New York Court Upholds Defendant’s Contempt Conviction, Despite Ineffective Assistance of Counsel Argument

In a recent case before a New York court, the defendant argued that his defense attorney was ineffective in representing him at the trial level. Originally, he was found guilty of both criminal contempt and committing an aggravated family offense, but the defendant thought he was entitled to receive an entirely new trial because of his attorney’s mistake. After reviewing the defendant’s argument, the higher court dismissed the aggravated family offense count but ultimately upheld the conviction for criminal contempt.

Facts of the Case

According to the opinion, the defendant went into his former girlfriend’s apartment one day in 2016 when there was an active stay-away order that legally prohibited him from being in her presence. While he was there, the defendant put his hands around his ex-girlfriend’s neck and stole her ID cards. The ex-girlfriend called the police, and the officers arrested the defendant immediately.

He was subsequently charged with criminal contempt because he had violated the stay-away order that was in effect. He was also charged with committing a family offense, which means that he committed a violent act against a relative or person with whom he had an “intimate relationship.” The defendant was found guilty, and he promptly appealed.

The Decision

On appeal, the defendant argued that his trial counsel was ineffective and that he should thus be granted an entirely new trial. The defendant claimed his attorney failed to argue that there was insufficient evidence to show that he had committed criminal contempt.

The statute that applied to the defendant’s case specifically states that to be found guilty of second-degree criminal contempt, an individual must have been previously convicted of criminal contempt for violating a stay-away order. This statute was up for interpretation, said the defendant, and it was not clear whether it meant that the prior offense must have involved the violation of the specific provision of a stay-away order requiring him to stay away from his ex-girlfriend. If that was the case, he had not violated the stay-away order in the way the statute required, and his attorney should have tried to get the court to dismiss the criminal contempt issue altogether.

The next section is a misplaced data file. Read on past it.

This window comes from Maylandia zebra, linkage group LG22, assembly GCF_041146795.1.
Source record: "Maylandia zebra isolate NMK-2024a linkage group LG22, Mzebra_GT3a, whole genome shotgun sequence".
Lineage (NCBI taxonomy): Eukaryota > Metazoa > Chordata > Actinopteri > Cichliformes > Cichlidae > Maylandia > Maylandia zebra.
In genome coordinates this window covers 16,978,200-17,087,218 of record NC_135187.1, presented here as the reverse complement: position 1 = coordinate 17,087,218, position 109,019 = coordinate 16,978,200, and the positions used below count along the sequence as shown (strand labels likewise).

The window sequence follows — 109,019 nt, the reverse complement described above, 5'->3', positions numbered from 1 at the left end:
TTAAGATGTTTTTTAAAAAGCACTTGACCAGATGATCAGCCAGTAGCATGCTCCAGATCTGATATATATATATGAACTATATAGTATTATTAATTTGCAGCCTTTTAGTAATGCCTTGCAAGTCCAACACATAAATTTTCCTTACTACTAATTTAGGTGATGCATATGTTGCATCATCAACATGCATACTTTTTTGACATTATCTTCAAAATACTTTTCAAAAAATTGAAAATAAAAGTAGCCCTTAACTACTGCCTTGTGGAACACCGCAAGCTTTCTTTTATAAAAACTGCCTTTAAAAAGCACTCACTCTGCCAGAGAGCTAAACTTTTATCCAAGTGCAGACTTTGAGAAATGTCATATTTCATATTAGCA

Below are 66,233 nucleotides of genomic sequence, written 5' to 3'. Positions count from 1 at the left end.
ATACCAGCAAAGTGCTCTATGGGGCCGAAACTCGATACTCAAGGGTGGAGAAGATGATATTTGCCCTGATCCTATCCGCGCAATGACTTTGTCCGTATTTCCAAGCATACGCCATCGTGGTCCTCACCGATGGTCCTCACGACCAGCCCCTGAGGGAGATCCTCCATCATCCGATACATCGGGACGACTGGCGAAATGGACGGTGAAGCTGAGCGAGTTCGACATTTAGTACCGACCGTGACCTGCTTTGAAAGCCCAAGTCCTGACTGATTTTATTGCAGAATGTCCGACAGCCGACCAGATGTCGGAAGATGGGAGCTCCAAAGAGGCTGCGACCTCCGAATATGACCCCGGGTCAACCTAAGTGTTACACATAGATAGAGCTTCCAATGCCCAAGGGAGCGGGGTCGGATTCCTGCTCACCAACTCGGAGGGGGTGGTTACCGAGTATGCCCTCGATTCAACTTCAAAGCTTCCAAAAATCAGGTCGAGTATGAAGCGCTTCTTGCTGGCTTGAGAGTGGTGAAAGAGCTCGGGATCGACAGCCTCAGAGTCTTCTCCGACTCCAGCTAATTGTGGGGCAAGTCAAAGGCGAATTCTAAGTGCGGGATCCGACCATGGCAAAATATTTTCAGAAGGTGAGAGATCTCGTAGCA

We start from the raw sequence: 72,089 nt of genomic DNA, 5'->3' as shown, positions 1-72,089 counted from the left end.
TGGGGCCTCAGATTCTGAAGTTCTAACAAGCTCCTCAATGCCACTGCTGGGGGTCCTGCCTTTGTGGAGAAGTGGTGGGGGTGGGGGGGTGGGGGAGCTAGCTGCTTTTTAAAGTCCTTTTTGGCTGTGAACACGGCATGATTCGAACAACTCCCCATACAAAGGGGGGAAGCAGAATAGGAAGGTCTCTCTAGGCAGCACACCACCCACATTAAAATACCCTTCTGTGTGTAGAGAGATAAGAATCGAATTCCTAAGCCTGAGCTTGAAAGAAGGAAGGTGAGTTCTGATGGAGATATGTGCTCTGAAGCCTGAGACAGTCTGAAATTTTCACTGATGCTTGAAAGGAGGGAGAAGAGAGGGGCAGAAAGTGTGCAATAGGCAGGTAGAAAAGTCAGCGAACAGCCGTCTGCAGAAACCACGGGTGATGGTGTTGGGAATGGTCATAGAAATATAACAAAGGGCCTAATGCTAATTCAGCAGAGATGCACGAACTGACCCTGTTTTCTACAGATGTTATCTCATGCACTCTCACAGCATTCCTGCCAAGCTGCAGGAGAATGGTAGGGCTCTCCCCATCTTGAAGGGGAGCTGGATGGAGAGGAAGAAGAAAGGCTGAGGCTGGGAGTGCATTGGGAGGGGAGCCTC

Ultimately, the court looked at the trial record and determined that this was not a clear-cut issue and that the statute was unclear as to what exactly it meant. Therefore, because it was such a tough call either way, the trial attorney was not ineffective for failing to bring it up. Disagreeing with the defendant, then, the court upheld the criminal contempt conviction.

However with regard to the aggravated family offense count the Court reversed the conviction.  The Court found that the indictment as to that count was defective in that there are literally dozens of different section that you can violate to be convicted of an aggravated family offense.  Since the indictment did not specify which one of the the dozens of offenses the defendant committed the indictment did not give the defendant fair notice of the charges against him that would allow him to prepare a defense.

Are You on the Lookout for a New York Criminal Defense Attorney?

If you or a loved one has been charged with criminal contempt in New York, give our office a call at Tilem & Associates. We are proud to fight for the accused, and we understand that when your personal freedom is on the line, you shouldn’t have to settle for anything but the best. For a free and confidential consultation with a member of our team, call us today at 877-377-8666. You can also fill out our online form to tell us about your case.

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